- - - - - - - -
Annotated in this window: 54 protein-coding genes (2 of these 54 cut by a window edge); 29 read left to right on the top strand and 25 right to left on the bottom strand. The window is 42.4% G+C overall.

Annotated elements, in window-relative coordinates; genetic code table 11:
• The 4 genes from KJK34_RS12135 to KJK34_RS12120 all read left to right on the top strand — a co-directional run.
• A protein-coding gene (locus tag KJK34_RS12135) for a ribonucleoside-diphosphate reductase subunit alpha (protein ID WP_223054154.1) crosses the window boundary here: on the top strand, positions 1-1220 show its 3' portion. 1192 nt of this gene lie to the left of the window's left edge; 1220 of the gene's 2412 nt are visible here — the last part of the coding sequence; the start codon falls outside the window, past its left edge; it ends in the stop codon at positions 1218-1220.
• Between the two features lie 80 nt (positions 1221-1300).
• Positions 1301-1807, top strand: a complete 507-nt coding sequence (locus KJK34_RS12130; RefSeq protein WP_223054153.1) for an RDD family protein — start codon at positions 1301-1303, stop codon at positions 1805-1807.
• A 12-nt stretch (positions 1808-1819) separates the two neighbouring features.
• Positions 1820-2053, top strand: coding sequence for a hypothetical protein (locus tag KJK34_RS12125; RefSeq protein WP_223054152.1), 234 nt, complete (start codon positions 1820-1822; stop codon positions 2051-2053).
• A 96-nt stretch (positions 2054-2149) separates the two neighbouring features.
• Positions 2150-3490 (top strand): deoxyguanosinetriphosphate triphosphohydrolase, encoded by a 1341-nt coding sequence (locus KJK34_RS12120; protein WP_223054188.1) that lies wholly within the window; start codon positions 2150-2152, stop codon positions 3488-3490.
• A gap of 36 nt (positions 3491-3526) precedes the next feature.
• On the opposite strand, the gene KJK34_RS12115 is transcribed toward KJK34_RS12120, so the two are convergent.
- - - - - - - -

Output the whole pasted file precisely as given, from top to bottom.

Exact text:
Annotated in this window: 54 protein-coding genes (2 of these 54 cut by a window edge); 29 read left to right on the top strand and 25 right to left on the bottom strand. The window is 42.4% G+C overall.

Annotated elements, in window-relative coordinates; genetic code table 11:
• The 4 genes from KJK34_RS12135 to KJK34_RS12120 all read left to right on the top strand — a co-directional run.
• A protein-coding gene (locus tag KJK34_RS12135) for a ribonucleoside-diphosphate reductase subunit alpha (protein ID WP_223054154.1) crosses the window boundary here: on the top strand, positions 1-1220 show its 3' portion. 1192 nt of this gene lie to the left of the window's left edge; 1220 of the gene's 2412 nt are visible here — the last part of the coding sequence; the start codon falls outside the window, past its left edge; it ends in the stop codon at positions 1218-1220.
• Between the two features lie 80 nt (positions 1221-1300).
• Positions 1301-1807, top strand: a complete 507-nt coding sequence (locus KJK34_RS12130; RefSeq protein WP_223054153.1) for an RDD family protein — start codon at positions 1301-1303, stop codon at positions 1805-1807.
• A 12-nt stretch (positions 1808-1819) separates the two neighbouring features.
• Positions 1820-2053, top strand: coding sequence for a hypothetical protein (locus tag KJK34_RS12125; RefSeq protein WP_223054152.1), 234 nt, complete (start codon positions 1820-1822; stop codon positions 2051-2053).
• A 96-nt stretch (positions 2054-2149) separates the two neighbouring features.
• Positions 2150-3490 (top strand): deoxyguanosinetriphosphate triphosphohydrolase, encoded by a 1341-nt coding sequence (locus KJK34_RS12120; protein WP_223054188.1) that lies wholly within the window; start codon positions 2150-2152, stop codon positions 3488-3490.
• A gap of 36 nt (positions 3491-3526) precedes the next feature.
• On the opposite strand, the gene KJK34_RS12115 is transcribed toward KJK34_RS12120, so the two are convergent.